President Joe Biden, however, has said he is “not a fan” of the idea, also known as “court packing.” Instead, the White House announced last week the creation of a bipartisan commission to study reforms to the Supreme Court and produce a report. The high court currently has a 6-3 conservative majority.
While advocates have been pushing for the addition of seats to the Supreme Court, the bill won’t see much movement in the evenly split Senate, with all Republicans and several moderate Democrats opposed to court expansion. The legislation is all but guaranteed to prompt attacks from Republicans, who during the 2020 elections warned that Democrats would expand the courts if they took control of Washington.
Justice Stephen Breyer, who outside groups are urging to retire before the 2022 midterms, recently cautioned against court packing for fear that doing so would only undermine public confidence in the institution.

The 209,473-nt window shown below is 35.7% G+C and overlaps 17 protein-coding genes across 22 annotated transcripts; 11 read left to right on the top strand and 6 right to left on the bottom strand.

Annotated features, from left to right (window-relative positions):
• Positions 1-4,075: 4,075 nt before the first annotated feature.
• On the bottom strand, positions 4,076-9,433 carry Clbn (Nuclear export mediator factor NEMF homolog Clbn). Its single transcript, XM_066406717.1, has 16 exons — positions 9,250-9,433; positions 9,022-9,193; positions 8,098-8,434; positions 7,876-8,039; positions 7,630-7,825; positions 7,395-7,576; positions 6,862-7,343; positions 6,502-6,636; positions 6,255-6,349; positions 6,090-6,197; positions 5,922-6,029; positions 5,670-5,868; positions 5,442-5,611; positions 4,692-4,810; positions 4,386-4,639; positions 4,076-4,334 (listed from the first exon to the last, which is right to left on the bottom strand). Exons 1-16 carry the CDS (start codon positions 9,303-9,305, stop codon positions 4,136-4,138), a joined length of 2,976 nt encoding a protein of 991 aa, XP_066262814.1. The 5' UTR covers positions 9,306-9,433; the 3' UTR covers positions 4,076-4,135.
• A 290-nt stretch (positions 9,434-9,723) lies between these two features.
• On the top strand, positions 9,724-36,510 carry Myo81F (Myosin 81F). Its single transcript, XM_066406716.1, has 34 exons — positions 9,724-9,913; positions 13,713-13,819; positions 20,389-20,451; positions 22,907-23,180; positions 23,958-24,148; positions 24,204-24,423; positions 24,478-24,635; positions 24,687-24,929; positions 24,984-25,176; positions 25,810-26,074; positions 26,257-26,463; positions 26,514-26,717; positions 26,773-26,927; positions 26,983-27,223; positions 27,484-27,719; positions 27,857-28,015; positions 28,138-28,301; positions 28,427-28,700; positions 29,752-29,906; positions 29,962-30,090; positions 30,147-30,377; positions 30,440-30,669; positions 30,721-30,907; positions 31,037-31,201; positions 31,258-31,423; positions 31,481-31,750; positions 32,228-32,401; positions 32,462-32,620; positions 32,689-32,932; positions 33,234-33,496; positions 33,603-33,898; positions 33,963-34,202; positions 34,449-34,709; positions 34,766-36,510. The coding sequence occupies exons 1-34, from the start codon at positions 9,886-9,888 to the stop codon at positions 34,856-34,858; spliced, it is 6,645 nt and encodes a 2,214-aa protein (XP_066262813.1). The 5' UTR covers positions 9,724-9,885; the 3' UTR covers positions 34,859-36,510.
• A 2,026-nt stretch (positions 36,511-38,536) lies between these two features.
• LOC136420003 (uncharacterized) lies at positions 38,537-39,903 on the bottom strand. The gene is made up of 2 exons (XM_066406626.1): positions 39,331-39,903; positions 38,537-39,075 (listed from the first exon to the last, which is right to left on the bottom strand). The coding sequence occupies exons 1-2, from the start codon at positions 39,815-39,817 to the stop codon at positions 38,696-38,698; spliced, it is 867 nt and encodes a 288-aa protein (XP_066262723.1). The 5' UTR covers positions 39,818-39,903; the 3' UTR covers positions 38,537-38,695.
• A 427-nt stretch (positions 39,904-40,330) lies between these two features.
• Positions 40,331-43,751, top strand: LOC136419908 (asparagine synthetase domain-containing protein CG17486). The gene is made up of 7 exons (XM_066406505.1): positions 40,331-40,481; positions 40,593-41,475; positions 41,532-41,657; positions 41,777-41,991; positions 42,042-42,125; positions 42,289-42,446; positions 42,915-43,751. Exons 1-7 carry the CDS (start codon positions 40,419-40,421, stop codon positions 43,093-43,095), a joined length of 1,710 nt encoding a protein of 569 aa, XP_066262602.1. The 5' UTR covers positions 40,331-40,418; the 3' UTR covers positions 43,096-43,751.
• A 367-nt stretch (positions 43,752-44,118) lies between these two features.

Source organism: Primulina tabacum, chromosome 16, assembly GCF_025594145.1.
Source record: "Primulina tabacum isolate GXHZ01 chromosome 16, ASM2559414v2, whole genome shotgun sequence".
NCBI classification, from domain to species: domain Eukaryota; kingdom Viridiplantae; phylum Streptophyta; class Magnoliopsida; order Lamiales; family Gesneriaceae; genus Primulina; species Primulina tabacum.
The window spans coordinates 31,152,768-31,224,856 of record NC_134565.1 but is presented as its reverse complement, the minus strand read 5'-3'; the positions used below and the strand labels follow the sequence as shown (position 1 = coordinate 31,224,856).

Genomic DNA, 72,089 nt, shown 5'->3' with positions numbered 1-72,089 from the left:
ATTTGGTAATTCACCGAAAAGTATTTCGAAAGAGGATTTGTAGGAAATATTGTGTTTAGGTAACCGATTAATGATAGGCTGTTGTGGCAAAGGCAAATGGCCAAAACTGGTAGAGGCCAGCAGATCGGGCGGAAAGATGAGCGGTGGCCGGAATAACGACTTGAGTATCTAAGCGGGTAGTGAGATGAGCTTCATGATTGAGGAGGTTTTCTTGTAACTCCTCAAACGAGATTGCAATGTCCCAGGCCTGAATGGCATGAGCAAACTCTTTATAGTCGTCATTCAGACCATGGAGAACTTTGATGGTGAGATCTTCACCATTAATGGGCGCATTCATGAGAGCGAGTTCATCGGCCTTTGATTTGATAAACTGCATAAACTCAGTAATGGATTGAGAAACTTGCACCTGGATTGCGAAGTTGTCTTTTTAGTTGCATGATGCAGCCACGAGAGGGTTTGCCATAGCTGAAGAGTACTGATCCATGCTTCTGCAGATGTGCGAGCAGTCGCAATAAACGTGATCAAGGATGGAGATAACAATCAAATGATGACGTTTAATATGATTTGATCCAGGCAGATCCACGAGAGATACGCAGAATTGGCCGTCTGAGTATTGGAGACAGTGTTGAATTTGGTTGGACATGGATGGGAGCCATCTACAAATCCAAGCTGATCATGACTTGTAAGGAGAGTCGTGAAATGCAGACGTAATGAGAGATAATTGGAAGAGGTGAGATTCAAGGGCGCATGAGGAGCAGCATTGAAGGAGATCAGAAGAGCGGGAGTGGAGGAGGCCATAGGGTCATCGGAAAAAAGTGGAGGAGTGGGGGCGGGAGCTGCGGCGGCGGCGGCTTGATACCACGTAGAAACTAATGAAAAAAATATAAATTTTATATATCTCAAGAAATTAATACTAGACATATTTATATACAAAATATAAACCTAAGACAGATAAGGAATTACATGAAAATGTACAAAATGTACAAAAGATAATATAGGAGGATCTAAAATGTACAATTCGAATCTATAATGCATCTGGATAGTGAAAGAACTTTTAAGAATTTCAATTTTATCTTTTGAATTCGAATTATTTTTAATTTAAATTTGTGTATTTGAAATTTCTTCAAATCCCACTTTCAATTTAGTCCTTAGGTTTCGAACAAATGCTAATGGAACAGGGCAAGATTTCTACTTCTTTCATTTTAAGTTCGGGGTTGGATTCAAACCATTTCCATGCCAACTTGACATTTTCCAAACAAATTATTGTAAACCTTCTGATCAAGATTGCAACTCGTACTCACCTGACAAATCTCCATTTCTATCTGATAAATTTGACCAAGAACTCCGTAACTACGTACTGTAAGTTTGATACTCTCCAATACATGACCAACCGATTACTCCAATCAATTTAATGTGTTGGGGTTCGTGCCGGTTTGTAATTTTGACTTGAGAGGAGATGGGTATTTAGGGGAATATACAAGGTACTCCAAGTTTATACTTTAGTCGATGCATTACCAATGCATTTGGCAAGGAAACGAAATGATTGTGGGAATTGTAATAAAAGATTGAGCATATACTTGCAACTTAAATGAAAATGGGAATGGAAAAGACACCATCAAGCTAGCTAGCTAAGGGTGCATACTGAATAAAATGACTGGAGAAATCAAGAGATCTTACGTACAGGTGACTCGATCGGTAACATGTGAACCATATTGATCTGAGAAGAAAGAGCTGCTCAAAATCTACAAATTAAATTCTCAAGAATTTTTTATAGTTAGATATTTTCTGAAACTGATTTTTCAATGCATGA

The issue, nevertheless, served as a litmus test during the 2020 Democratic primary for progressives. Sen. Elizabeth Warren (D-Mass.), then-Sen. Kamala Harris (D-Calif.), and Pete Buttigieg suggested they were open to the idea. But others, including Biden and Sen. Bernie Sanders (I-Vt.), did not back it. The number of seats on the high court has fluctuated in American history, from as few as five to as many as 10.